One question we get a lot: Is Wordpress a good or bad CMS
Arguably the most popular CMS. Wordpress is can be a great tool but not for every job. Here are some pros and cons to Wordpress:
Wordpress has been around for a long time and over that time it has been turned into a very simple to setup website package. This makes the development process a lot quicker for us and cheaper for you. Most novice developers are only Wordpress developers. This is because its easy to setup and easy to customize. This can also causes issues we will address in the cons.
Out of the box Wordpress has a great looking administrative panel. This allows developers to focus more about handling your content and less about managing it.
While Wordpress does have its place just it is not always the right tool for the job. That causes a problem with developers who only know Wordpress. They only know that so they only use it. Wordpress does a lot right out of the box. That is also one of its downsides. That means everything it can do but the developer is not using is extra bloat in the code that adds overhead that is not needed. If you are looking for a basic simple site Wordpress is great. If you want high performance and low overhead Wordpress may not be the best choice. It still can be if the developer you hire takes the time to remove un-needed code property customizing Wordpress for your needs.
If Wordpress is completely customized the performance is not much too of a concern. That being said, I have run benchmarks with a shared database doing the exact processes with custom queries using Wordpress and a non-Wordpress customized CMS. Wordpress performed worse in every test I ran.
Wordpress makes it very easy to setup and add plugins. This means it is very easy to install poorly made plugins and weigh down your site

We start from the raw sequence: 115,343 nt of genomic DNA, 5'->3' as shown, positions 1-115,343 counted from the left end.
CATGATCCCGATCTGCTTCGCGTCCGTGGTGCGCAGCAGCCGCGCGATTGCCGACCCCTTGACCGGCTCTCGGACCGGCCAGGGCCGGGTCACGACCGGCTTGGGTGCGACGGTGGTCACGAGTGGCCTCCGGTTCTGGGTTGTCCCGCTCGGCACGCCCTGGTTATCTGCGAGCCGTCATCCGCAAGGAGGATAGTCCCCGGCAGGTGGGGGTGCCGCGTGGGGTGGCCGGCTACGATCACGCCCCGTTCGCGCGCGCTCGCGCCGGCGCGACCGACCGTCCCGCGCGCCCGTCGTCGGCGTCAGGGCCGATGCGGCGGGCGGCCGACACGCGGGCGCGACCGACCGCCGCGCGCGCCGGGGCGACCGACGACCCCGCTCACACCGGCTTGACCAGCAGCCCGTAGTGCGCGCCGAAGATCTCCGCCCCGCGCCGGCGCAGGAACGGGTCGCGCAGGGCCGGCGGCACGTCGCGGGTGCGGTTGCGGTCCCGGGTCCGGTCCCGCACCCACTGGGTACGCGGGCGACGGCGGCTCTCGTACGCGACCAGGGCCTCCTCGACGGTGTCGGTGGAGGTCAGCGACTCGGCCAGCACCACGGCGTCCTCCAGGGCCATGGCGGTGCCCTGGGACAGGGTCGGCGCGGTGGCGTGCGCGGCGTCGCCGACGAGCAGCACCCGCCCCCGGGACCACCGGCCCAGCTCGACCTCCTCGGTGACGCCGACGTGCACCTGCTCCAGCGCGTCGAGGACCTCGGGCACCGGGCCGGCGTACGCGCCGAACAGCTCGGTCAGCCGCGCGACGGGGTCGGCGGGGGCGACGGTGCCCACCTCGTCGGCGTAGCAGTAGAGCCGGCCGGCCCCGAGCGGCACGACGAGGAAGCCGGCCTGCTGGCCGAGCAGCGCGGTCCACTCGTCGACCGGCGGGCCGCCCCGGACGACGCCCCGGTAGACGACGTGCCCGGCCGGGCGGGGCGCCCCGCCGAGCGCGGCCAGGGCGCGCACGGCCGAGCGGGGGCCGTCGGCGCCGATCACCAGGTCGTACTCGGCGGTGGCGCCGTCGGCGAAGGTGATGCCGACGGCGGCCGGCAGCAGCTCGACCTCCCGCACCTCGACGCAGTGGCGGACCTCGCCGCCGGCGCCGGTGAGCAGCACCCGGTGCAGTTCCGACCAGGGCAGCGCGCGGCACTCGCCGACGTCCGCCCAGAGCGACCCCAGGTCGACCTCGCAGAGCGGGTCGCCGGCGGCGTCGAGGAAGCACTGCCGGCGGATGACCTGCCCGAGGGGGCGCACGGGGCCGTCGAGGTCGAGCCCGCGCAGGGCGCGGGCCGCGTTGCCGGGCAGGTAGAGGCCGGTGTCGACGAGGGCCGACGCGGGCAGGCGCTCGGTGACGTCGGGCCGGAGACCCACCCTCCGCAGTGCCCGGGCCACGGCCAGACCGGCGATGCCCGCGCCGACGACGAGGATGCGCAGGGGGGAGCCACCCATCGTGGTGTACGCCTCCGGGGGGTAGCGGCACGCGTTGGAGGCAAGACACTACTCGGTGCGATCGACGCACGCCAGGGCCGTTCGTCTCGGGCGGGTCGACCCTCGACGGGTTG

Wordpress has been looked down upon because there are those who say it is easily hacked. This is not really true. Wordpress has a majority in the web development world. This makes it look as though it is hacked more than others. If you set up Wordpress properly, have quality security, and use proper passwords Wordpress is no less secure than most other options available.
What is the difference between the different Content management systems?
This answer could go on and on. We will try and answer it with a short and sweet response.
There are so many Content management systems out today it is almost impossible to know and work with them all. We have also found that a lot of websites refer to frameworks as "Content management systems". There is a difference between a framework and a Content management system. We work mostly with frameworks and use that framework to make a Content management system for our clients.
A framework is a coding base that developers use to more quickly create web applications and custom content management systems.
A Content Management system is what administrators use to manage content, hence the name.
We create custom content management systems for clients using one of a few preferred frameworks. We do this because it has the bare minimum code base and therefore overhead is low and performance is high. As for pre-packed content management systems there are many. A few Major ones are:
So now the actual question. What is the difference? The short and sweet answer is the user interface. If you have used and like one, you usually just want to stick with that. There is not much you can do with one that you can not do with another if you have a developer working with you. Each one does do different things out of the box but you almost always want to have customization added by a developer. If you are using a major CMS the differences, other than aesthetics, are going to be minimal. If you go with a custom CMS based on a framework everything can be different. But going the custom framework route will be more time consuming and therefore more costly.
What is https?
https (Secure Hypertext Transfer Protocol) is the secure version of http (Hypertext Transfer Protocol). When you go to a site you start with the protocol ( http://www ). As of late there has been a lot of security issues being brought to the forefront of the news. What we suggest is that if you have a basic site that is purely informative with no contact forms go with HTTP. If not, use HTTPS. This can add costs but allows you and those who visit your site to feel all warm inside knowing you have a certified https site :).